There Is No Certainty: 3

The Iron beams were shaking in the wind as I balanced above a 40ft drop with a harsh, gravel littered, concrete landing.

I remember my heart racing, my palms sweating, and my legs quaking as I scaled up the side of an abandoned warehouse. My mother would have murdered me if she knew I snuck out my bedroom window to do this foolish stunt.

We were on our way to the very top of this warehouse to bask in the glimmering lights of downtown Abilene…in all its glory.

I was running with a crew full of free individuals, doing whatever the fuck we wanted to do. On this particular night, we wanted to climb. Later I would figure out that this stupidly courageous act is somewhat of a sport. And that sport actually has a name…. buildering…. we were buildering.

I remember the sheer joy I felt as my fingers finally grasped the top row of rigid bricks. I pulled myself up to the roof and peered back down to my motley crew. One by one, They were on their way up.

I started shouting words of encouragement as they carefully clawed further from the floor. Everyone made it to the roof. Thank God for that because it truly was risky and foolish. No protection. No crash mat…No room for error.

The mere thrill, excitement, and sense of achievement was overwhelming. We patted each other on the back as we continued to scale up the next few levels. None of the remaining climbs were nearly as challenging or as deadly as that first climb.

Next thing I knew, I was latched to a ladder on the side of a towering chimney/silo. Gazing at my small cities downtown lights. We were full of life in that moment. Young and dumb, but full of life.

I was born with this sense of adventure and this rebellious personality. This is the epitome of the character that God instilled within me. But I blame the creek in my backyard for enabling that character.

For hours I would disappear in that thick and thorny vegetation. Only to reemerge sporting numerous cuts, bruises, and a thick coat of dirt.

My imagination would run wild, there, in elm creek. I was a chief, a war hero, maybe a wizard. Ha, In that creek, I was whatever I wanted to be. In that creek I was truly free. Thats where I developed such a genuine love for nature, and an intense addiction for adventure.

Thank God my parents allowed me to go on my little expeditions. It really did build me into the person I am now. It gave me a sense of independence. It made me courageous and bold enough to climb that warehouse. It allowed me to grow thick skin. It made me eager to take on any challenge. Thank God my parents weren’t overly protective, otherwise I may have turned out to be a sheltered coward. Be sure to let your children throw spears and play with fire.

I no longer dive into creeks. Instead, I tackle mountains. It wasn’t until I enrolled in a rock climbing class my senior year of college that I realized climbing and exploring has always been a part of my life. I love it. From the trees, during my innocent times in the creek, to the buildings, during my rebellious adolescents. I love it, passionately.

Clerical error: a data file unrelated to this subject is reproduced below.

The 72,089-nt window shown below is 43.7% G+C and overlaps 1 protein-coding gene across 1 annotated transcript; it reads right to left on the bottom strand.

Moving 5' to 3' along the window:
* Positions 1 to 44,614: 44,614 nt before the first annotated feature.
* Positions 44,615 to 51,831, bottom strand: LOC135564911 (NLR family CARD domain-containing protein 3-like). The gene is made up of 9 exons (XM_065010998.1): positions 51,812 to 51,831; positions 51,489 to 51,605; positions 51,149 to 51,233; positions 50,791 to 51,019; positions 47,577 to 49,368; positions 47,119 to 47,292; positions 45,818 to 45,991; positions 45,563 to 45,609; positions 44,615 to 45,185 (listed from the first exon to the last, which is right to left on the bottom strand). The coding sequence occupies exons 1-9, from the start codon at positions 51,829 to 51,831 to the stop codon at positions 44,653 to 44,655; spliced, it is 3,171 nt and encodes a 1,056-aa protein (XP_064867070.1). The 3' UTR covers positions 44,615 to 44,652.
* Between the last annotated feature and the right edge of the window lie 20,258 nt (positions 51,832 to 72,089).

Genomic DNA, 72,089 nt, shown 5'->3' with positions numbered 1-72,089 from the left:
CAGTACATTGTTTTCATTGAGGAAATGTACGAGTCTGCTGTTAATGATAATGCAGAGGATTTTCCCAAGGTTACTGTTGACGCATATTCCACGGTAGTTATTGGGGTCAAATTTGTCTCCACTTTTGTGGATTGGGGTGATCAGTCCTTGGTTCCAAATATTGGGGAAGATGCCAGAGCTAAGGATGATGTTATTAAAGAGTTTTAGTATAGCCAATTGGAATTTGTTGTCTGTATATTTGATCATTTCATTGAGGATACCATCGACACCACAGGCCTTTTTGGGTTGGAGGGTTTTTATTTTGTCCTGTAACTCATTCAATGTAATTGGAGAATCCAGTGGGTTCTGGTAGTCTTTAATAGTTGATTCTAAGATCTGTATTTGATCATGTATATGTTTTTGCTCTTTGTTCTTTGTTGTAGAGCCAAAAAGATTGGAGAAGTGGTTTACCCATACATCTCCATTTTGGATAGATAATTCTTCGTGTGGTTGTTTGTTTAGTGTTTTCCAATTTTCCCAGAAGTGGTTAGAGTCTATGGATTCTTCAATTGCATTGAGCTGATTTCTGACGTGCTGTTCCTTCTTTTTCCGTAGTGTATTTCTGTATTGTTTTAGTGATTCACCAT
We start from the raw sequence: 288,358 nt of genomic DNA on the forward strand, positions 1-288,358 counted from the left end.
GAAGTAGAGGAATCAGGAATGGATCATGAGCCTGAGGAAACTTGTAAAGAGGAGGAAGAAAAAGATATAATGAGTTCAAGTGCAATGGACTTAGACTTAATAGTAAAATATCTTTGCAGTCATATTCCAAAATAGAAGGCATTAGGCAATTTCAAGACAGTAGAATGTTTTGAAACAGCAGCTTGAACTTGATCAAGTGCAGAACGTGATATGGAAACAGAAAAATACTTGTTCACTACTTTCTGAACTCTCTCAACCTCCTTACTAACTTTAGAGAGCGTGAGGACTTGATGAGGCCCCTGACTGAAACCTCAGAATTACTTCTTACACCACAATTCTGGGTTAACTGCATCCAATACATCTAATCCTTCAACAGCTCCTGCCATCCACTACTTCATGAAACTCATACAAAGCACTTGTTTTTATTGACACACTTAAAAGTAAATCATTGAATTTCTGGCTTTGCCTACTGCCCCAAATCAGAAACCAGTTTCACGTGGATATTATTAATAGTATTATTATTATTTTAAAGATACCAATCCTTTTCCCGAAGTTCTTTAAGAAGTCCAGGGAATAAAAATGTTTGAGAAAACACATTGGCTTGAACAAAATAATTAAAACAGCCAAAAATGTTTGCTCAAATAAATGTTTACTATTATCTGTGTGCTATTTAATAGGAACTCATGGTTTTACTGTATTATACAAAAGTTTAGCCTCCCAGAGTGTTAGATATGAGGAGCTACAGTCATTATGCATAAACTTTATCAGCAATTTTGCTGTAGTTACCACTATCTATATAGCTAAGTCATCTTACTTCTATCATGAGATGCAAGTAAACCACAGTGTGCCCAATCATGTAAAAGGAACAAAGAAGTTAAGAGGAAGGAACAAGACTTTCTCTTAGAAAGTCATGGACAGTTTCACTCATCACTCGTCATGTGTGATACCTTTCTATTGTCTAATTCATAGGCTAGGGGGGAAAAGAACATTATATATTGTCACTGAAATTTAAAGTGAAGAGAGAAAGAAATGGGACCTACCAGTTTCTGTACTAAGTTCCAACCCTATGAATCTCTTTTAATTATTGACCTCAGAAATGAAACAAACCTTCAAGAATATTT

Climbing will continue to give me beautiful views and conquerable challenges. It will take me across the world and provide truly unbelievable experiences. I have already met some amazing and beautiful people through the sport. I feel like I learn a new life lesson every time I climb. Its simply priceless.

Go out and be adventurous, and raise your children to be the same.

There Is No Certainty, Only Adventure.


I hope this inspires you to look into your own past. Why are you the way you are? What happened that built you to be who you are now? How did your family raise you and how did you respond to that upbringing? Are you an independent person? Why?

I could write a lot more questions like these but I think you’re the most suitable interrogator as you reflect on your own past.

  1. Talk about a blast from the past. I got a shot of adrenaline just reading this and reminiscing scaling the side of that warehouse. Seriously; heart pounding, palms sweating, and I could not wipe a grin off my face while reading this. If it weren’t for you, I would not have made it over that final ledge. It was your words of encouragement and certainty that I bought into that led me to stand and balance on a two inch-wide metal bar 75 feet in the air to grasp the ledge and pull myself over to a small, glorious victory and a conquered fear: Heights.

    Here I am now waiting to hear back from the job of my dreams, a Navy pilot. I want to give not only you, but all of our friends, whether it be The Lunch Club, The Fellowship, and everyone before, after, and in between, for challenging me and showing myself my true potential. It’s nights like that night at the old abandoned warehouse that show you what you’re truly made of, and it’s those friends that challenge you to pursue your dreams that make you who you are. For that, and this wonderful post, and your friendship in general, I thank you.

    Much love to you, my brother. Keep kicking ass and keep writing these articles. I can’t wait to read what you come up with next.



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